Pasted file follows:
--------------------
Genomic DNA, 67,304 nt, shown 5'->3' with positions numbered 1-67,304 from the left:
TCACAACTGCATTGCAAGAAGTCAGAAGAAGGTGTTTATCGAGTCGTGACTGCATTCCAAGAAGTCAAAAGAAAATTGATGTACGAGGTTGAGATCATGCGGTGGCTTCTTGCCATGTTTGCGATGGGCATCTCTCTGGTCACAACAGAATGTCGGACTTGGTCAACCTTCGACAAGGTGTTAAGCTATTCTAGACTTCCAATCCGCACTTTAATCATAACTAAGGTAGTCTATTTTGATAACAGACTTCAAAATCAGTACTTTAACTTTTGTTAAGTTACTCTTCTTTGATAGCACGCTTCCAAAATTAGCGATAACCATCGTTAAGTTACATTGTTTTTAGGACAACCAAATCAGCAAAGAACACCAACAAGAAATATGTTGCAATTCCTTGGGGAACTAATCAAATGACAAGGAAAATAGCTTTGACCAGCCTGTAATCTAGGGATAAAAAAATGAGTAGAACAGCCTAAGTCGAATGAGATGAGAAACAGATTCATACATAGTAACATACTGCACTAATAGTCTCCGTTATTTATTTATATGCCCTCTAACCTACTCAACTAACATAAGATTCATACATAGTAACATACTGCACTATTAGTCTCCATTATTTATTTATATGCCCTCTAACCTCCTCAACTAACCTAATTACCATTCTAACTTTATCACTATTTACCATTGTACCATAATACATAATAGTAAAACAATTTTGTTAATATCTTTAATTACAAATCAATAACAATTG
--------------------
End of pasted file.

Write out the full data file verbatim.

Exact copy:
Genomic DNA, 67,304 nt, shown 5'->3' with positions numbered 1-67,304 from the left:
TCACAACTGCATTGCAAGAAGTCAGAAGAAGGTGTTTATCGAGTCGTGACTGCATTCCAAGAAGTCAAAAGAAAATTGATGTACGAGGTTGAGATCATGCGGTGGCTTCTTGCCATGTTTGCGATGGGCATCTCTCTGGTCACAACAGAATGTCGGACTTGGTCAACCTTCGACAAGGTGTTAAGCTATTCTAGACTTCCAATCCGCACTTTAATCATAACTAAGGTAGTCTATTTTGATAACAGACTTCAAAATCAGTACTTTAACTTTTGTTAAGTTACTCTTCTTTGATAGCACGCTTCCAAAATTAGCGATAACCATCGTTAAGTTACATTGTTTTTAGGACAACCAAATCAGCAAAGAACACCAACAAGAAATATGTTGCAATTCCTTGGGGAACTAATCAAATGACAAGGAAAATAGCTTTGACCAGCCTGTAATCTAGGGATAAAAAAATGAGTAGAACAGCCTAAGTCGAATGAGATGAGAAACAGATTCATACATAGTAACATACTGCACTAATAGTCTCCGTTATTTATTTATATGCCCTCTAACCTACTCAACTAACATAAGATTCATACATAGTAACATACTGCACTATTAGTCTCCATTATTTATTTATATGCCCTCTAACCTCCTCAACTAACCTAATTACCATTCTAACTTTATCACTATTTACCATTGTACCATAATACATAATAGTAAAACAATTTTGTTAATATCTTTAATTACAAATCAATAACAATTG